. Scientific Frontline: Plants on Ash Dumps Experience Nutrient Deficiency

Thursday, September 28, 2023

Plants on Ash Dumps Experience Nutrient Deficiency

Scientists studied two ash dumps in the Middle Urals.
Photo Credit: From the personal archive of Anna Betekhtina

Many nutrients, especially nitrogen, are not available to plants on ash dumps, biologists from the Ural Federal University and the Institute of Plant and Animal Ecology of the Ural Branch of the Russian Academy of Sciences (IPAE UB RAS) have found out. Despite the fact that nitrogen accumulates in the soil of ash dumps as a result of overgrowth, its availability to plants is very low. This situation is unique, because usually the nitrogen content in the soil is directly related to nitrogen content in plants. The description of chemical analysis of plants and soils of ash dumps scientists published in the journal "Ecology". 

"Nitrogen is one of the most important elements of plant nutrition, and its availability determines the productivity of plant communities. At various natural sites, a single pattern has been shown: when the nitrogen content in the soil increases, its amount in plants also increases. Such dynamics is described in many works of Russian and foreign scientists. However, our results turned out to be quite different. The results obtained on other natural objects cannot be transferred to technogenic landscapes, such as ash dumps", explains Anna Betekhtina, senior researcher of the Laboratory of Restorative Ecology at UrFU.

An ash dump is a specially equipped area near an industrial plant, most often near a Combined Heat and Power Plant (CHPP), where ash and slag left after coal combustion are collected. Ash and slag waste is an artificial lifeless substrate. However, after a certain period of time, life takes hold and the ash dump gradually becomes overgrown with microorganisms and plants. This process is called "succession".

"Succession, or succession, is the gradual replacement of one plant species by another. Suppose there is a bare lifeless substrate - as in the case of an ash dump. This substrate cannot remain uninhabited for too long. After a short time, first algae, then weeds, then grasses appear on it, and gradually, gradually, after hundreds of years, light coniferous and dark coniferous forests are formed there, which are a zonal type of vegetation," explains Anna Betekhtina.

In order to obtain the necessary data, the scientists studied the composition of soils and plants of two ash dumps located in the Middle Urals. One of them is a young one, 5-8 years old, and it occupies an area of 358 hectares. The second is an old one, 53-56 years old with an area of 125 hectares. To measure the levels of phosphorus and nitrogen in the soil, the scientists carried out a chemical analysis. For this purpose, they took samples of young soils from the ash dumps and measured the phosphorus content in the laboratory using a potentiometer, and the nitrogen content using Kjeldahl combustion method. Using the same method, the biologists determined nitrogen and phosphorus content in the leaves of the plants.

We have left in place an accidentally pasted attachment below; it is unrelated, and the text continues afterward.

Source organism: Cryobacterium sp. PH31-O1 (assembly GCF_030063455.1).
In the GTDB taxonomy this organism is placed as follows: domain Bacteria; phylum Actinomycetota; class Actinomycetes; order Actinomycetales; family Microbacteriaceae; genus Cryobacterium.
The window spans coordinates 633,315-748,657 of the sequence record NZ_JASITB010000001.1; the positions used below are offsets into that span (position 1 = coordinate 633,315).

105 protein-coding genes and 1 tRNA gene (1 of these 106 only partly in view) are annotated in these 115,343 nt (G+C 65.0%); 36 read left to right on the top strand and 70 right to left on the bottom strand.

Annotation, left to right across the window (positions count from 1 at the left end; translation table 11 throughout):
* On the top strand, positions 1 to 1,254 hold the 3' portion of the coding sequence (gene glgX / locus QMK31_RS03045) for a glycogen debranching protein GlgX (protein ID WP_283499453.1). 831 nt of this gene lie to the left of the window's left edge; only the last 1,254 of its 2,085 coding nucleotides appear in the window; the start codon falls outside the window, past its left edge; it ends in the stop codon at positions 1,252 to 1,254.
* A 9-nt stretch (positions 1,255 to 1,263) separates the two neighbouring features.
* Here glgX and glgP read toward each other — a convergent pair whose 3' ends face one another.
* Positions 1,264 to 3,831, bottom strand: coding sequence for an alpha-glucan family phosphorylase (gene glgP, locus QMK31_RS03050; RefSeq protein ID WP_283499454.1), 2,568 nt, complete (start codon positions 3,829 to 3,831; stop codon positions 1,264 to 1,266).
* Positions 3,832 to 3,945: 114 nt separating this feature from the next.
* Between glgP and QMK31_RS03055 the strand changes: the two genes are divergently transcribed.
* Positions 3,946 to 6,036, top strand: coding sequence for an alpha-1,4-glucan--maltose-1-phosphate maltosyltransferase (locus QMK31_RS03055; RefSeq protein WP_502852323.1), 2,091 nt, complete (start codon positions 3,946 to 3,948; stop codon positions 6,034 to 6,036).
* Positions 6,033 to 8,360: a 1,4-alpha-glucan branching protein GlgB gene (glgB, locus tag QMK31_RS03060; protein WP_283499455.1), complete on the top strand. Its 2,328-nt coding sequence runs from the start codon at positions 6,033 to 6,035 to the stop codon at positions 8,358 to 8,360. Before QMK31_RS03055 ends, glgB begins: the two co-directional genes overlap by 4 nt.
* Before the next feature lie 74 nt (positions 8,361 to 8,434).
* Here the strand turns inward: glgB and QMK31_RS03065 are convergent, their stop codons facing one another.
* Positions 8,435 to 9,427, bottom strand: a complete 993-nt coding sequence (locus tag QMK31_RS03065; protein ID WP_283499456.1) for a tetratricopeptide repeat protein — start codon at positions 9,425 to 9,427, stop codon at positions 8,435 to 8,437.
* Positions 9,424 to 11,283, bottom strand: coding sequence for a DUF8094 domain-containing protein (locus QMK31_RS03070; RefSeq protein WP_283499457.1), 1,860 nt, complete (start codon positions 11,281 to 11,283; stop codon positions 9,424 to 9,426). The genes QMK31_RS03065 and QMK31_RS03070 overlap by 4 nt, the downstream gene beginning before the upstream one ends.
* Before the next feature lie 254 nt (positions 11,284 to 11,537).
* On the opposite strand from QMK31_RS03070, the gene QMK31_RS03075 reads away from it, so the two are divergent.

"We chose the young ash dump - as the initial stage of overgrowth. And the old ash dump - as a more mature stage of overgrowth. On the young ash dump, pioneer annuals grew, such as chenopodium, wormwood, buttercup, reed grass, mayweed and others. On the old one, a forest of birch and aspen had already formed, as well as meadow communities where perennial plants such as yarrow, chamaenerion, plantain, etc. grew. Chemical analysis showed that the soils of the young ash dump have little nitrogen, but a lot of phosphorus. And in the old - the content of phosphorus decreased, and nitrogen increased. This pattern is characteristic of soil development on natural substrates - in the process of overgrowth, the amount of carbon and nitrogen in soils will increase, and the amount of mobile phosphate will decrease. However, the analysis of plants made it clear that despite the accumulation of nitrogen in the soil, it is not available to plants", comments Anna Betekhtina.

Scientists will continue to study ash dumps and the plants growing on them. Since plants can consume nutrients with the help of free-living nitrogen-fixing organisms, special bacteria that take nitrogen from the air, the next stage of research will be devoted to the study of free-living nitrogen-fixing organisms.

Funding: The work was supported by the "Priority-2030" program. Geobotanical research and plant analysis were carried out under the state task (No. FEUZ-2023-0023).

Reference: Nitrogen is one of the basic nutritional elements for all living organisms, and its content in soils determines the level of fertility. Nitrogen is most commonly used in the production of fertilizers for use in agriculture. In addition to the agro-industrial sector, nitrogen is also used in medicine, industry, oil and gas, food production and others.

According to the Food and Agriculture Organization of the United Nations, Russia remains the largest exporter of nitrogen fertilizers, accounting for 18% of all shipments. China ranks second (16%). The countries of the European Union together export about 8% of the world's fertilizers. Fourth place is shared by Qatar, Oman, and Saudi Arabia, each accounting for 6% of total exports.

Published in journalEcology (in Russian)

Source/CreditUral Federal University | Sergey Lukyanchenko

Reference Number: bio092823_01

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